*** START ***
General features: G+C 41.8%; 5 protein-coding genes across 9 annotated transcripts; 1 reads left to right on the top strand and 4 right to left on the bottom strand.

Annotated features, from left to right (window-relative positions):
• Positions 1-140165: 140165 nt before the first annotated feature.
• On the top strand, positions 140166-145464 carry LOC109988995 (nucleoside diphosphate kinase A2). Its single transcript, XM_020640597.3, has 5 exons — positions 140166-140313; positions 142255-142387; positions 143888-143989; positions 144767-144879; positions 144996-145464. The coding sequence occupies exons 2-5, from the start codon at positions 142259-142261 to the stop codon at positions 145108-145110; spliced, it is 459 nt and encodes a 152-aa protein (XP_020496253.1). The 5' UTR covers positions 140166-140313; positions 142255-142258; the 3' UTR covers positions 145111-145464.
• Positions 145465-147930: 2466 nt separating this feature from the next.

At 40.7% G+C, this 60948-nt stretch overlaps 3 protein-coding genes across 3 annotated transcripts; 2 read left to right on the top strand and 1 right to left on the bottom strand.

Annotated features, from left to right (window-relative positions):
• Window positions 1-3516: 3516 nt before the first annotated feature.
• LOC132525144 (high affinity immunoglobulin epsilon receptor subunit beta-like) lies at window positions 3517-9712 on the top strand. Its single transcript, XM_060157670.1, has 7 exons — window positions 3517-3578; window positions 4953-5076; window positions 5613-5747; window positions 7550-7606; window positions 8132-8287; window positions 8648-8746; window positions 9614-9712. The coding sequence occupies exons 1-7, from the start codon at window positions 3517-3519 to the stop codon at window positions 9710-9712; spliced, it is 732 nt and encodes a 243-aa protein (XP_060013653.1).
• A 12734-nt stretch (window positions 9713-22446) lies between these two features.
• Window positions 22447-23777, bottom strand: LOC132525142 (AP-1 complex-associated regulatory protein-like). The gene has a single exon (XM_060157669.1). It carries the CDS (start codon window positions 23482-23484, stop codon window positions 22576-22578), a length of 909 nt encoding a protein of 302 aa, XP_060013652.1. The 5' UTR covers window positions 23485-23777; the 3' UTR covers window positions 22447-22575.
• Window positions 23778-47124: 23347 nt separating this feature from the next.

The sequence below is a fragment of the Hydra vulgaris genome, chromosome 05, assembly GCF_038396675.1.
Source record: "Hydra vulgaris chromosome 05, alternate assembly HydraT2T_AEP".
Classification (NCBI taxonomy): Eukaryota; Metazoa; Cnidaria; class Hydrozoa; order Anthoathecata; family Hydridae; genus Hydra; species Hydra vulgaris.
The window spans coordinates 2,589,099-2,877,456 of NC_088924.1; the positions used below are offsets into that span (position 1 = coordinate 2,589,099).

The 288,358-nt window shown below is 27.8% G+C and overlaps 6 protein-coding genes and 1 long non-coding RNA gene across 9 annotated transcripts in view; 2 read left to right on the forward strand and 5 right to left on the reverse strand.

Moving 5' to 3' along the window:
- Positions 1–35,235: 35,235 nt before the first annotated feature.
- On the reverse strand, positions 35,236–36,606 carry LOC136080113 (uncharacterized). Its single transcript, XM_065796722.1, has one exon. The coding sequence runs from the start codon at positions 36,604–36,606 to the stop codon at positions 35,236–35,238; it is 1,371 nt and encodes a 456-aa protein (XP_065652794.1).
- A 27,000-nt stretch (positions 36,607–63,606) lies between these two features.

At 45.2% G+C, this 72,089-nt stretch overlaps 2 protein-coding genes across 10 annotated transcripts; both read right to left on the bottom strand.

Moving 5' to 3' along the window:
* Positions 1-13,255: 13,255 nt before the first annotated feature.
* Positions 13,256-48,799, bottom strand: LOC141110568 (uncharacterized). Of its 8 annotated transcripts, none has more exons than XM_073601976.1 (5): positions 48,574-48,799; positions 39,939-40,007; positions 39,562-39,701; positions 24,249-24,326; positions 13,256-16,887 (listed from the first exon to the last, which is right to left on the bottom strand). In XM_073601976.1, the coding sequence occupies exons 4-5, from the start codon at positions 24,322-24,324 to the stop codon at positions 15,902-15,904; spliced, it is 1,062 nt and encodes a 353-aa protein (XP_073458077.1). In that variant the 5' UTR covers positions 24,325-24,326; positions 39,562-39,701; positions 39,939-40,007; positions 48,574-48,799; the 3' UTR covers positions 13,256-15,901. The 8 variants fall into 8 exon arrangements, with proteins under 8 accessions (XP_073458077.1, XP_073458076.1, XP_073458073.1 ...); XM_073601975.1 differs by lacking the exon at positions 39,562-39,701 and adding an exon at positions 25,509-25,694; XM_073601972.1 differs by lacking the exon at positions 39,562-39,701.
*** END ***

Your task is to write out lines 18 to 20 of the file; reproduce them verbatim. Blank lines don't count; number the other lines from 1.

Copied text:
Moving 5' to 3' along the window:
- Positions 1–35,235: 35,235 nt before the first annotated feature.
- On the reverse strand, positions 35,236–36,606 carry LOC136080113 (uncharacterized). Its single transcript, XM_065796722.1, has one exon. The coding sequence runs from the start codon at positions 36,604–36,606 to the stop codon at positions 35,236–35,238; it is 1,371 nt and encodes a 456-aa protein (XP_065652794.1).